Six memorable bluegrass moments in pop culture
09/21/2013 8:00 PM
09/21/2013 8:51 PM
Think you don’t know – or like – bluegrass music? Think again. You’ve been exposed to it a lot more than you may realize.
‘The Andy Griffith Show’
Anytime the Darlings came to town, viewers of “The Andy Griffith Show” were sure to get a healthy dose of good ole mountain bluegrass. The Darlings were really The Dillards, an already established bluegrass group from Missouri, plus actors Denver Pyle (Briscoe) and Maggie Peterson (Charlene). Some of the most memorable performances from the Dillards on the program include “Dooley,” “Salty Dog” (“don’t play it, Pa – it makes Charlene cry!”) and “Dueling Banjos” (more on that later).
‘The Beverly Hillbillies’
Lester Flatt and North Carolina’s own Earl Scruggs, who founded the bluegrass band The Foggy Mountain Boys, weren’t just Granny’s favorites; the legendary musical duo had a special place in the hearts of all Americans because of their frequent on-air visits to the Clampetts on “The Beverly Hillbillies.” They also composed and performed the show’s awesome theme song. “Come and listen to the story ’bout a man named Jed ...” The song reached No. 42 on the record charts in 1962. And now you’re singing it out loud, aren’t you?
‘Bonnie and Clyde’
Speaking of Flatt & Scruggs, “Foggy Mountain Breakdown,” originally released by The Foggy Mountain Boys in 1949, has been used in many movies, but none more famously than during a chase scene in “Bonnie and Clyde,” the 1967 Oscar-winning film starring Warren Beatty and Faye Dunaway. Scruggs also performed the song live at the 1969 Moratorium to End the War in Vietnam in Washington.
Sometimes banjos are scary. Like when psychotic, inbred banjo-playing hillbillies are chasing someone through the woods to do unspeakable things to them. Like in “Deliverance,” the 1972 film with Burt Reynolds and Ned Beatty. The movie has many memorable scenes. One of those we won’t talk about. The other involves a rousing performance of the bluegrass song “Dueling Banjos.” That version was plagiarized from “Feudin’ Banjos,” composed in 1955 by Charlotte’s Arthur “Guitar Boogie” Smith. Smith had to sue to get credit and royalties for the song’s use in the film.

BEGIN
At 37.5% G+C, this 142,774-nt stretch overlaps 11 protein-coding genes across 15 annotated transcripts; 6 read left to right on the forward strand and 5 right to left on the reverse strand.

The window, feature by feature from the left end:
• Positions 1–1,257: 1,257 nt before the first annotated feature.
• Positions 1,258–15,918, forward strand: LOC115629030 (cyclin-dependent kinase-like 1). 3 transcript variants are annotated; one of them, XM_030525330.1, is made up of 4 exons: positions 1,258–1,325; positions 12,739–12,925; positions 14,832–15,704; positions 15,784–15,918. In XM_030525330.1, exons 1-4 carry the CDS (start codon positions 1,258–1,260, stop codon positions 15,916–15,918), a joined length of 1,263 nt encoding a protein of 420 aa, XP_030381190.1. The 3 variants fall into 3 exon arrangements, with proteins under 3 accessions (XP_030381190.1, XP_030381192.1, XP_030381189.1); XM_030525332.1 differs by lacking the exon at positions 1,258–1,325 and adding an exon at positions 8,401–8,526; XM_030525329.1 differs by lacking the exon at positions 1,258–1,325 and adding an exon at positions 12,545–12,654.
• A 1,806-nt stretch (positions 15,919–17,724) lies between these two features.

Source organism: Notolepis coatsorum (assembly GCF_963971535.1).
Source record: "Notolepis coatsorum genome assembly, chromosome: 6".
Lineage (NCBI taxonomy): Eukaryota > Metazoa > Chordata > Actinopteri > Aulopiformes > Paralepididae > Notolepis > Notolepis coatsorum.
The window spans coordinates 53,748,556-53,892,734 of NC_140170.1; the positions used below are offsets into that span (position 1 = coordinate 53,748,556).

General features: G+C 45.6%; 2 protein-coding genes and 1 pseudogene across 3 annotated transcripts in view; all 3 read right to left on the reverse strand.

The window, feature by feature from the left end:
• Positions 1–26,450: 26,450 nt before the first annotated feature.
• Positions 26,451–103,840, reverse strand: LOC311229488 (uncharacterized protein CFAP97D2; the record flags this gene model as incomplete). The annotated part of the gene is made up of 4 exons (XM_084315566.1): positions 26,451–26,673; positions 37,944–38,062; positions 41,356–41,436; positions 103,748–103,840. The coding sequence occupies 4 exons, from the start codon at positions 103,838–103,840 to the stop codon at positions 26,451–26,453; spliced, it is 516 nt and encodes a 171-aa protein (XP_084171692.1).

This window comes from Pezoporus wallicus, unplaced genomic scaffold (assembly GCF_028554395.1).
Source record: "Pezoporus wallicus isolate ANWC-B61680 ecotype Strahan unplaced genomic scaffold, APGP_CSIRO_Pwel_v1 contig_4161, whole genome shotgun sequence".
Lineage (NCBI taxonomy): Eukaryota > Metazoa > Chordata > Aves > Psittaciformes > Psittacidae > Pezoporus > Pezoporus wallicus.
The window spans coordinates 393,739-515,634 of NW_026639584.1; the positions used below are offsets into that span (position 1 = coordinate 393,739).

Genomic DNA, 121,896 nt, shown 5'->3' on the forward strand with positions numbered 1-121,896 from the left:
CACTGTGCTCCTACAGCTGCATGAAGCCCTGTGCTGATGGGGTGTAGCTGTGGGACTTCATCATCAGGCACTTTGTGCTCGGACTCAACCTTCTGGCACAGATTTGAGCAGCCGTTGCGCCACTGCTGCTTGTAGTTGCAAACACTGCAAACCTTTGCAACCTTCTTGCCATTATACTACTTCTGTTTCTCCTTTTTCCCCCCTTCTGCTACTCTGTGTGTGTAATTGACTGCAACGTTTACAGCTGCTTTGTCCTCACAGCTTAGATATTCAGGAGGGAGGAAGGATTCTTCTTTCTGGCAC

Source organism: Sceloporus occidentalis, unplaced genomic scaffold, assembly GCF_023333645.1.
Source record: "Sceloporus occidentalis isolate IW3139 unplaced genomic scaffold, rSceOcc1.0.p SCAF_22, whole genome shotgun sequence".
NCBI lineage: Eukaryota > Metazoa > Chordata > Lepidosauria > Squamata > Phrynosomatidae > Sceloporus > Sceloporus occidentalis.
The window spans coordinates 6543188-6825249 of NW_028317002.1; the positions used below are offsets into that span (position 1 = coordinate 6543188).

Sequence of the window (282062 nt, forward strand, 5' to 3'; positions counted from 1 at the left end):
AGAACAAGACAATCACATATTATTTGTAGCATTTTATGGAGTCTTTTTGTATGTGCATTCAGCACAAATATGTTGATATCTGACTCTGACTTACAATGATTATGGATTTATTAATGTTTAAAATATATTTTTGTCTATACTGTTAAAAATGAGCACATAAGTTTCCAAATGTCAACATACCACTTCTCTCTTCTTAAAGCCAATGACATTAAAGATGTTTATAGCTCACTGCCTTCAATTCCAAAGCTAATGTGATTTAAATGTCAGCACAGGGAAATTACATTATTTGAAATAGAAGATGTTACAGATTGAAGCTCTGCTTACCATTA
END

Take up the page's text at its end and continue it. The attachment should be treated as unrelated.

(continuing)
Technically an old-time country music variety show, “Hee Haw” showed plenty of respect to bluegrass and gospel music during its more than 20 years on the air. In the popular “Pickin’ and Grinnin’” segment, co-hosts Roy Clark and Buck Owens played a dueling version of “Cripple Creek” on guitar (Owens) and banjo (Clark), which started with a hearty “I’m a-pickin’!” (Owens) ... “and I’m a-grinnin’!” (Clark). They paused several times throughout for some very corny jokes. Grandpa (Louis) Jones and David “Stringbean” Akerman also showed off mad banjo skills on the program.
‘O Brother, Where Art Thou?’
Set in rural Mississippi during the Great Depression and featuring folk and bluegrass music – much of it from Ralph Stanley – “O Brother, Where Art Thou?” (2000) owes its acclaim and popularity as much to the music as anything else. In the movie, characters played by George Clooney, John Turturro and Tim Blake Nelson form a band called the “Soggy Bottom Boys” while on the run after escaping from prison. Their rendition of “Man of Constant Sorrow” (voiced by Dan Tyminski, Harley Allen and Pat Enright), never, ever gets old. The T-Bone Burnett-produced soundtrack, which included performances by Alison Krauss, Emmylou Harris, Gillian Welch and John Hartford, won a Grammy in 2001.
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